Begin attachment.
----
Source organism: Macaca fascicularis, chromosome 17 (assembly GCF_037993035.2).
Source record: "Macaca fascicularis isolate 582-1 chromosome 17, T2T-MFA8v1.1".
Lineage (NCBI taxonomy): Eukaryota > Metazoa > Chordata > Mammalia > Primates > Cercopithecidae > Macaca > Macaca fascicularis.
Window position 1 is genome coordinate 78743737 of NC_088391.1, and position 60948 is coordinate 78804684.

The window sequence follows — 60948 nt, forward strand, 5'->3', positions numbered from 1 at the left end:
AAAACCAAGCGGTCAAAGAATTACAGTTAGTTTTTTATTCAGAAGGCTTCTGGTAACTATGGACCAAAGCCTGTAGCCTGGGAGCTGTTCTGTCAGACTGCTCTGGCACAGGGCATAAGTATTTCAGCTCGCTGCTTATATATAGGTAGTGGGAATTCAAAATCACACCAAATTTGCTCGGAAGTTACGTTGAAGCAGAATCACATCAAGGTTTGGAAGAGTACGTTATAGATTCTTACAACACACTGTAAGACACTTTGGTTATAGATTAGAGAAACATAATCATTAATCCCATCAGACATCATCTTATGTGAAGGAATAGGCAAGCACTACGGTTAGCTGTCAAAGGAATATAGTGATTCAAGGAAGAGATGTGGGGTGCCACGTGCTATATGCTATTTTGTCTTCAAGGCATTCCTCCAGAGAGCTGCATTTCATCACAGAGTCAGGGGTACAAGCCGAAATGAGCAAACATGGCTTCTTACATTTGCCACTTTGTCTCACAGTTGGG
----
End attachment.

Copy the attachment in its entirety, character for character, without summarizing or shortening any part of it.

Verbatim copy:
Source organism: Macaca fascicularis, chromosome 17 (assembly GCF_037993035.2).
Source record: "Macaca fascicularis isolate 582-1 chromosome 17, T2T-MFA8v1.1".
Lineage (NCBI taxonomy): Eukaryota > Metazoa > Chordata > Mammalia > Primates > Cercopithecidae > Macaca > Macaca fascicularis.
Window position 1 is genome coordinate 78743737 of NC_088391.1, and position 60948 is coordinate 78804684.

The window sequence follows — 60948 nt, forward strand, 5'->3', positions numbered from 1 at the left end:
AAAACCAAGCGGTCAAAGAATTACAGTTAGTTTTTTATTCAGAAGGCTTCTGGTAACTATGGACCAAAGCCTGTAGCCTGGGAGCTGTTCTGTCAGACTGCTCTGGCACAGGGCATAAGTATTTCAGCTCGCTGCTTATATATAGGTAGTGGGAATTCAAAATCACACCAAATTTGCTCGGAAGTTACGTTGAAGCAGAATCACATCAAGGTTTGGAAGAGTACGTTATAGATTCTTACAACACACTGTAAGACACTTTGGTTATAGATTAGAGAAACATAATCATTAATCCCATCAGACATCATCTTATGTGAAGGAATAGGCAAGCACTACGGTTAGCTGTCAAAGGAATATAGTGATTCAAGGAAGAGATGTGGGGTGCCACGTGCTATATGCTATTTTGTCTTCAAGGCATTCCTCCAGAGAGCTGCATTTCATCACAGAGTCAGGGGTACAAGCCGAAATGAGCAAACATGGCTTCTTACATTTGCCACTTTGTCTCACAGTTGGG